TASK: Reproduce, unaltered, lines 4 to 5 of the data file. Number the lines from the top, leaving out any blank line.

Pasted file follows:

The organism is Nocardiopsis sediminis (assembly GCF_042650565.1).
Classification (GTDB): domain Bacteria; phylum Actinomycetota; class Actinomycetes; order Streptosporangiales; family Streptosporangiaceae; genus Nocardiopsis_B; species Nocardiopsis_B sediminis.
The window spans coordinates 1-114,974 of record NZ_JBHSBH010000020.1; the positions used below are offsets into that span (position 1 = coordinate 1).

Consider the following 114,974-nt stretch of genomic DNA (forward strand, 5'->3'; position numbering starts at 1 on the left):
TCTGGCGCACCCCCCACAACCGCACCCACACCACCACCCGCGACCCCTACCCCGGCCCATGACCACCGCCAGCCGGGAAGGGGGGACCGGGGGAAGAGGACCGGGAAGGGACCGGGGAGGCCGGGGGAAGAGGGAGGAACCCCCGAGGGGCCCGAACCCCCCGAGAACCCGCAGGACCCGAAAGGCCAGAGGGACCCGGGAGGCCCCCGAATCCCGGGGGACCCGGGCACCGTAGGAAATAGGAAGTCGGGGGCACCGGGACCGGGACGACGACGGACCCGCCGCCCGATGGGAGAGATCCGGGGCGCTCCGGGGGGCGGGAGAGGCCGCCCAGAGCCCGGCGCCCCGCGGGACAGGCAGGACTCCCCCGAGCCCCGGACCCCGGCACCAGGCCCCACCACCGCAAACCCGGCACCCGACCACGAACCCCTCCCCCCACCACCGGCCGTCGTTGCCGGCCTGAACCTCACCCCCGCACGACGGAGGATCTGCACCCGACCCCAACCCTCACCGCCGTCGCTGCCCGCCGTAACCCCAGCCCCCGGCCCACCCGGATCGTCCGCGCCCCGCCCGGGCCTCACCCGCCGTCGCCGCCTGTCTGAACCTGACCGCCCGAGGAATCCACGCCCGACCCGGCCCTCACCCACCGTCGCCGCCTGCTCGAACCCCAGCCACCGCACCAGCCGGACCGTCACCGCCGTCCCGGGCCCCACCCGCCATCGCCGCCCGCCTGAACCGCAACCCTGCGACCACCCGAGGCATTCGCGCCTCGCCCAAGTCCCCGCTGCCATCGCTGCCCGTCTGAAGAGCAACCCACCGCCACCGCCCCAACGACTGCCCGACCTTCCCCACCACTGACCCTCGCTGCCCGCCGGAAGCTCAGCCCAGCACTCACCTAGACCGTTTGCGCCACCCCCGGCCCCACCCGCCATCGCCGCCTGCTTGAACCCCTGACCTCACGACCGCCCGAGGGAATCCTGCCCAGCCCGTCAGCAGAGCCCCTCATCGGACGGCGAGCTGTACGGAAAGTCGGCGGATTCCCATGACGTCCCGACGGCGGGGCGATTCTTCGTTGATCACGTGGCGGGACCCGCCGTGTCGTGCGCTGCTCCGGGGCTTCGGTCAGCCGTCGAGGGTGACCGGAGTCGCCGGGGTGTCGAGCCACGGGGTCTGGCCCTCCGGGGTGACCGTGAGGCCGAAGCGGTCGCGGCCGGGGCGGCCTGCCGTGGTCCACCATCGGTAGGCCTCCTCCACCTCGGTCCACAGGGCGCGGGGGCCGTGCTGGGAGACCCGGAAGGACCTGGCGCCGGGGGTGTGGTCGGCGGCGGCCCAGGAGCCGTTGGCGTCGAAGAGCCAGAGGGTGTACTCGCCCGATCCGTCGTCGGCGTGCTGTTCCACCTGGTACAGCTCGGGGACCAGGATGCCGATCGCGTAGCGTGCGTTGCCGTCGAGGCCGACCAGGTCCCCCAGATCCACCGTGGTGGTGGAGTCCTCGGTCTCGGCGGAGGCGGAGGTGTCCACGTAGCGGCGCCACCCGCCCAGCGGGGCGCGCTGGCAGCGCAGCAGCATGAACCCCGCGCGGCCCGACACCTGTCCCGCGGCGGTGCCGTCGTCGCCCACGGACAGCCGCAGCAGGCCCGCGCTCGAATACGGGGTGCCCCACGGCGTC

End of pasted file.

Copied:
Consider the following 114,974-nt stretch of genomic DNA (forward strand, 5'->3'; position numbering starts at 1 on the left):
TCTGGCGCACCCCCCACAACCGCACCCACACCACCACCCGCGACCCCTACCCCGGCCCATGACCACCGCCAGCCGGGAAGGGGGGACCGGGGGAAGAGGACCGGGAAGGGACCGGGGAGGCCGGGGGAAGAGGGAGGAACCCCCGAGGGGCCCGAACCCCCCGAGAACCCGCAGGACCCGAAAGGCCAGAGGGACCCGGGAGGCCCCCGAATCCCGGGGGACCCGGGCACCGTAGGAAATAGGAAGTCGGGGGCACCGGGACCGGGACGACGACGGACCCGCCGCCCGATGGGAGAGATCCGGGGCGCTCCGGGGGGCGGGAGAGGCCGCCCAGAGCCCGGCGCCCCGCGGGACAGGCAGGACTCCCCCGAGCCCCGGACCCCGGCACCAGGCCCCACCACCGCAAACCCGGCACCCGACCACGAACCCCTCCCCCCACCACCGGCCGTCGTTGCCGGCCTGAACCTCACCCCCGCACGACGGAGGATCTGCACCCGACCCCAACCCTCACCGCCGTCGCTGCCCGCCGTAACCCCAGCCCCCGGCCCACCCGGATCGTCCGCGCCCCGCCCGGGCCTCACCCGCCGTCGCCGCCTGTCTGAACCTGACCGCCCGAGGAATCCACGCCCGACCCGGCCCTCACCCACCGTCGCCGCCTGCTCGAACCCCAGCCACCGCACCAGCCGGACCGTCACCGCCGTCCCGGGCCCCACCCGCCATCGCCGCCCGCCTGAACCGCAACCCTGCGACCACCCGAGGCATTCGCGCCTCGCCCAAGTCCCCGCTGCCATCGCTGCCCGTCTGAAGAGCAACCCACCGCCACCGCCCCAACGACTGCCCGACCTTCCCCACCACTGACCCTCGCTGCCCGCCGGAAGCTCAGCCCAGCACTCACCTAGACCGTTTGCGCCACCCCCGGCCCCACCCGCCATCGCCGCCTGCTTGAACCCCTGACCTCACGACCGCCCGAGGGAATCCTGCCCAGCCCGTCAGCAGAGCCCCTCATCGGACGGCGAGCTGTACGGAAAGTCGGCGGATTCCCATGACGTCCCGACGGCGGGGCGATTCTTCGTTGATCACGTGGCGGGACCCGCCGTGTCGTGCGCTGCTCCGGGGCTTCGGTCAGCCGTCGAGGGTGACCGGAGTCGCCGGGGTGTCGAGCCACGGGGTCTGGCCCTCCGGGGTGACCGTGAGGCCGAAGCGGTCGCGGCCGGGGCGGCCTGCCGTGGTCCACCATCGGTAGGCCTCCTCCACCTCGGTCCACAGGGCGCGGGGGCCGTGCTGGGAGACCCGGAAGGACCTGGCGCCGGGGGTGTGGTCGGCGGCGGCCCAGGAGCCGTTGGCGTCGAAGAGCCAGAGGGTGTACTCGCCCGATCCGTCGTCGGCGTGCTGTTCCACCTGGTACAGCTCGGGGACCAGGATGCCGATCGCGTAGCGTGCGTTGCCGTCGAGGCCGACCAGGTCCCCCAGATCCACCGTGGTGGTGGAGTCCTCGGTCTCGGCGGAGGCGGAGGTGTCCACGTAGCGGCGCCACCCGCCCAGCGGGGCGCGCTGGCAGCGCAGCAGCATGAACCCCGCGCGGCCCGACACCTGTCCCGCGGCGGTGCCGTCGTCGCCCACGGACAGCCGCAGCAGGCCCGCGCTCGAATACGGGGTGCCCCACGGCGTC